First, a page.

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Regular expressions, or short "regex", are a pattern of characters and metacharacters that can be used for matching strings. For example, the pattern "gr[ae]y" matches both the strings "gray" and "grey".

While regular expressions are an integral part of other popular languages, they have been introduced to the Java world rather late with the release of Java 1.4 in 2002. Perl, certainly the mother language of modern regexes, already turned 15 that year.

Regexes are sometimes hard to understand, but once you got the hang of them, they will soon become your weapon of choice when you have to deal with texts.

In this article, I focus on Java code patterns for common scenarios. If you have never heard of regular expressions before, the Wikipedia article and the Pattern JavaDoc are good starting points. The Regex Crossword site is a great place for working out your regex muscles.

Matching

The primary thing you can do with regular expressions is to check if a string matches a pattern.

boolean match = Pattern.matches(".*Cream.*", "Ice Cream Sandwich");
assertThat(match, is(true));

The Pattern.matches() method compiles the pattern everytime before matching the string. When the pattern is used repeatedly, it's better to precompile it once and reuse the Pattern instance, and then use Pattern.matcher() to create a Matcher object:

Pattern p = Pattern.compile(".*Cream.*");

boolean match = p.matcher("Ice Cream Sandwich").matches();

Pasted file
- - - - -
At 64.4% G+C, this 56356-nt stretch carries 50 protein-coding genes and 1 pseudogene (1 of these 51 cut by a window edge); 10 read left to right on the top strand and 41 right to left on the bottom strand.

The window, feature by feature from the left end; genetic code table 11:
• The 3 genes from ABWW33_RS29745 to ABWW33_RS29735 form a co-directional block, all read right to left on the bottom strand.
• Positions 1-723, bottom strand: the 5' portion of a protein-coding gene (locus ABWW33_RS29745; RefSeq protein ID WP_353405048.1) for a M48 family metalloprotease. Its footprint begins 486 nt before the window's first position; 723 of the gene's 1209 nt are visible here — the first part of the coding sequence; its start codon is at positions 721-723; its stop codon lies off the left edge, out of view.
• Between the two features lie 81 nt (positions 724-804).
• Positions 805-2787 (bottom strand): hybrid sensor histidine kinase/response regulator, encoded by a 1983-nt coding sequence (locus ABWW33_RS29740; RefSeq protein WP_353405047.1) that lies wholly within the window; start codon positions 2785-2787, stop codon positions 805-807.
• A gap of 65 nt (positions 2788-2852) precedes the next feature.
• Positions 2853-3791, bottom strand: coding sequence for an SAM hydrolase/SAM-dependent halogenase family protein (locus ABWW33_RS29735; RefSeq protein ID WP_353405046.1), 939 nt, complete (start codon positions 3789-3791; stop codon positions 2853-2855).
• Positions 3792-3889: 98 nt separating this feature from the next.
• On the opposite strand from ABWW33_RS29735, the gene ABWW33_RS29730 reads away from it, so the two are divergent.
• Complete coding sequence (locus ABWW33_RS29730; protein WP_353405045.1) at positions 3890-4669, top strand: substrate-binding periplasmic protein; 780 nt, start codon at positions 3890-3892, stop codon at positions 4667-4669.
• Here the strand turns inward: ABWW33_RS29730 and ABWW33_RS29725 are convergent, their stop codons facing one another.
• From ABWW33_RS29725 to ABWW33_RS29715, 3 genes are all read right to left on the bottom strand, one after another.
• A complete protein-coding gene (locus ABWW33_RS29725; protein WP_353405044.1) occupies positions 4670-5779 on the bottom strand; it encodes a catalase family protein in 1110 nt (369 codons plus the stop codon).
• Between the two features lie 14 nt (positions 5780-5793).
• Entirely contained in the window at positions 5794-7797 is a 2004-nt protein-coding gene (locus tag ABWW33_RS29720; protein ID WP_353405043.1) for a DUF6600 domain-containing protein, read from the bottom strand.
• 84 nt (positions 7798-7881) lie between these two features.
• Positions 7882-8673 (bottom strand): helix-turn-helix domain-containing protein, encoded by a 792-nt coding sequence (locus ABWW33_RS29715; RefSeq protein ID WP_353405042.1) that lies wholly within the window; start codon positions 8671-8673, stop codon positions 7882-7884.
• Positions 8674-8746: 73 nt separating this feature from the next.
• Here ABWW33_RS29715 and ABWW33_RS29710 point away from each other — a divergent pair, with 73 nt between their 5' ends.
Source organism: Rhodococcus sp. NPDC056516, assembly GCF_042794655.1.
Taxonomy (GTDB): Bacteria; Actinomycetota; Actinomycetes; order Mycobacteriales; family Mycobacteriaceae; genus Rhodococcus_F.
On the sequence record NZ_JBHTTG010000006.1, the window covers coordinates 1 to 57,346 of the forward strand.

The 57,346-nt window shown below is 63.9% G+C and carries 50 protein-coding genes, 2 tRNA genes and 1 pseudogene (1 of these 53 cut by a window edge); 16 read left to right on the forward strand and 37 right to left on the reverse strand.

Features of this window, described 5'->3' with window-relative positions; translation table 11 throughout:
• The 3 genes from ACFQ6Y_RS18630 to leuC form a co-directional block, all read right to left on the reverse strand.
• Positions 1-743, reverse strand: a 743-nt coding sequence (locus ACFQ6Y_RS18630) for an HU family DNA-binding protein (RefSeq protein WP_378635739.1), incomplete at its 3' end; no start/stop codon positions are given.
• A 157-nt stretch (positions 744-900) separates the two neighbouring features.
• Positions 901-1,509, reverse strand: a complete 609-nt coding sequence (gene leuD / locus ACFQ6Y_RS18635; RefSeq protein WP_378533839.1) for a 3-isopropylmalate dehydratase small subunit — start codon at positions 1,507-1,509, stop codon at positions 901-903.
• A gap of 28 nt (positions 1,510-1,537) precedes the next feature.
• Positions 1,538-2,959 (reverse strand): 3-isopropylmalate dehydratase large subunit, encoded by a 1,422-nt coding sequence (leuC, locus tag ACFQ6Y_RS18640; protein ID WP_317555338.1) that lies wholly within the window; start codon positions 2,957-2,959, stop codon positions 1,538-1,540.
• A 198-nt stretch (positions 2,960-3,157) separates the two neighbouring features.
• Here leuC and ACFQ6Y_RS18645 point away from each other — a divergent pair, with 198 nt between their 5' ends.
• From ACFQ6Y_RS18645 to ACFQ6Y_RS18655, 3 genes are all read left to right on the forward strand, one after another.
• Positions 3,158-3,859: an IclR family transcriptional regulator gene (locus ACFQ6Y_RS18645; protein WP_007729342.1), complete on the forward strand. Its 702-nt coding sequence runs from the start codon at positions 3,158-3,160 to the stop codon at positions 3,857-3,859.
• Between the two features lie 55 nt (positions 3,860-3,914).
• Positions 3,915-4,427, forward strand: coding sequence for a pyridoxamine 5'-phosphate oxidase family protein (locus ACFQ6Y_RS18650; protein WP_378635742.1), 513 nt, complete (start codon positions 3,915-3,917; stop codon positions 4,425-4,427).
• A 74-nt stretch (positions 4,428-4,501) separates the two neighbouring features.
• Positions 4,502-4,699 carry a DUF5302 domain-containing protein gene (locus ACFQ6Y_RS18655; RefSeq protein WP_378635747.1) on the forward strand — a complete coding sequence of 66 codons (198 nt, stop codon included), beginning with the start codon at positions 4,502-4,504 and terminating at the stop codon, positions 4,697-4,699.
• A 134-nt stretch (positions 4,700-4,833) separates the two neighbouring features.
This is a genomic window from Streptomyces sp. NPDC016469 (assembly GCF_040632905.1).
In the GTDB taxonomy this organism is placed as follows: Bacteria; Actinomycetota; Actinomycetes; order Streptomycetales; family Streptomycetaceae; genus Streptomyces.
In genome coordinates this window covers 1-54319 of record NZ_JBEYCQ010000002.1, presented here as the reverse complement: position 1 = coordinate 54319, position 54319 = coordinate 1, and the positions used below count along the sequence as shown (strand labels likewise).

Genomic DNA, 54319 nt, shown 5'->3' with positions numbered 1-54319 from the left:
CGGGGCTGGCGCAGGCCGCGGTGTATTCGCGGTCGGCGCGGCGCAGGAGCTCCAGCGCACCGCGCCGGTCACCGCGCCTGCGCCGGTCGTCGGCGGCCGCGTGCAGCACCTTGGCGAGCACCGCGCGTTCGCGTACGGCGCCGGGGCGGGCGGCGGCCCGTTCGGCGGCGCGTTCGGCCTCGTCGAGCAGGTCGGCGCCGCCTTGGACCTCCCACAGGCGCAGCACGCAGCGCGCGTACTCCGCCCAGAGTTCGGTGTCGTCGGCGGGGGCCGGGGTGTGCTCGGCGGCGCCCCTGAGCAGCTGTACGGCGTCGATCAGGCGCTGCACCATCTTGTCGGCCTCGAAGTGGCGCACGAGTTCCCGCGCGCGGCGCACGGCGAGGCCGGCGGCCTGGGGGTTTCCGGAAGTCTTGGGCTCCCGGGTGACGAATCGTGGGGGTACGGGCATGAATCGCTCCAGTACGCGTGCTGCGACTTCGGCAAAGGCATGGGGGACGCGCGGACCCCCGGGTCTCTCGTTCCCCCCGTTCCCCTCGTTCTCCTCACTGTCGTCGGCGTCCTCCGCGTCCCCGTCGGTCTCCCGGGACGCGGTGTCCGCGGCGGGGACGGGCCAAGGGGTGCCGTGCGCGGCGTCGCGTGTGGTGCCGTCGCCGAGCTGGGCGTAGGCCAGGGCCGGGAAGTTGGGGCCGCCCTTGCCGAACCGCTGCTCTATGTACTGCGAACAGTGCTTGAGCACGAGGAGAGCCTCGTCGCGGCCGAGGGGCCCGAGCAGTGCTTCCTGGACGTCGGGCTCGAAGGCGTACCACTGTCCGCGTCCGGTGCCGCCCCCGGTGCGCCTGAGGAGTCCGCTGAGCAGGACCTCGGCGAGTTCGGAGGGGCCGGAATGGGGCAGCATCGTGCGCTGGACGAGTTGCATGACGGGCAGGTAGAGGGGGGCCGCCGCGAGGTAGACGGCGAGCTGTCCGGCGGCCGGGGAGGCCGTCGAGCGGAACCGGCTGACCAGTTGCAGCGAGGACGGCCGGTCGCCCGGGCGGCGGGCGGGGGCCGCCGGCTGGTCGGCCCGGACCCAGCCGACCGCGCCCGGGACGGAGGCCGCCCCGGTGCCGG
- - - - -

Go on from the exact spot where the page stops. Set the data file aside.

assertThat(match, is(true));

boolean match2 = p.matcher("Jelly Bean").matches();
assertThat(match2, is(false));

Matcher.matches() returns true only if the entire string is matching the regular expression. To find out if the regular expression matches within the string, use Matcher.find() instead:

Pattern p = Pattern.compile("Cream");

boolean find = p.matcher("Ice Cream Sandwich").find();
assertThat(find, is(true));     // a part of the string has matched

boolean match = p.matcher("Ice Cream Sandwich").matches();
assertThat(match, is(false));   // but the regex does not match the entire string

A pattern can also be used as find predicate (e.g. for filtering):

List<String> result = Stream.of("Pear", "Plum", "Honey", "Cherry Pie")
        .filter(Pattern.compile("P.*").asPredicate())
        .collect(Collectors.toList());
assertThat(result, contains("Pear", "Plum", "Cherry Pie"));

Note that "Cherry Pie" is matching as well because this is a find predicate, so the pattern just needs to match a part of the string. Java 11 also permits match predicates, to match the entire expression:

List<String> result = Stream.of("Pear", "Plum", "Honey", "Cherry Pie")
        .filter(Pattern.compile("P.*").asMatchPredicate())
        .collect(Collectors.toList());
assertThat(result, contains("Pear", "Plum"));

Do you find a way how you can get the same result with a find predicate?

Splitting

Texts can be split at a delimiter using regular expressions. The following example splits a CSV line, accepting both comma and semicolon as delimiter characters:

Pattern p = Pattern.compile("[;,]");
String[] result = p.split("123,abc;foo");
assertThat(result, arrayContaining("123", "abc", "foo"));

It is also possible to split straight into a Stream:

Pattern p = Pattern.compile("[;,]");
List<String> result = p.splitAsStream("123,abc;foo")
        .collect(Collectors.toList());
assertThat(result, contains("123", "abc", "foo"));

Extracting

Regular expressions are extremely useful for locating and extracting certain parts of a string. For example, let's say we have an ISO date string and we would like to extract the year, month, and day. Parentheses are used for marking the desired groups in the pattern. The matching part of each group can then be read by its positional number:

Pattern p = Pattern.compile("(\\d{4})-(\\d{2})-(\\d{2})T.*");
Matcher m = p.matcher("2014-08-27T21:33:11Z");
if (m.matches()) {
    String year = m.group(1);
    String month = m.group(2);
    String day = m.group(3);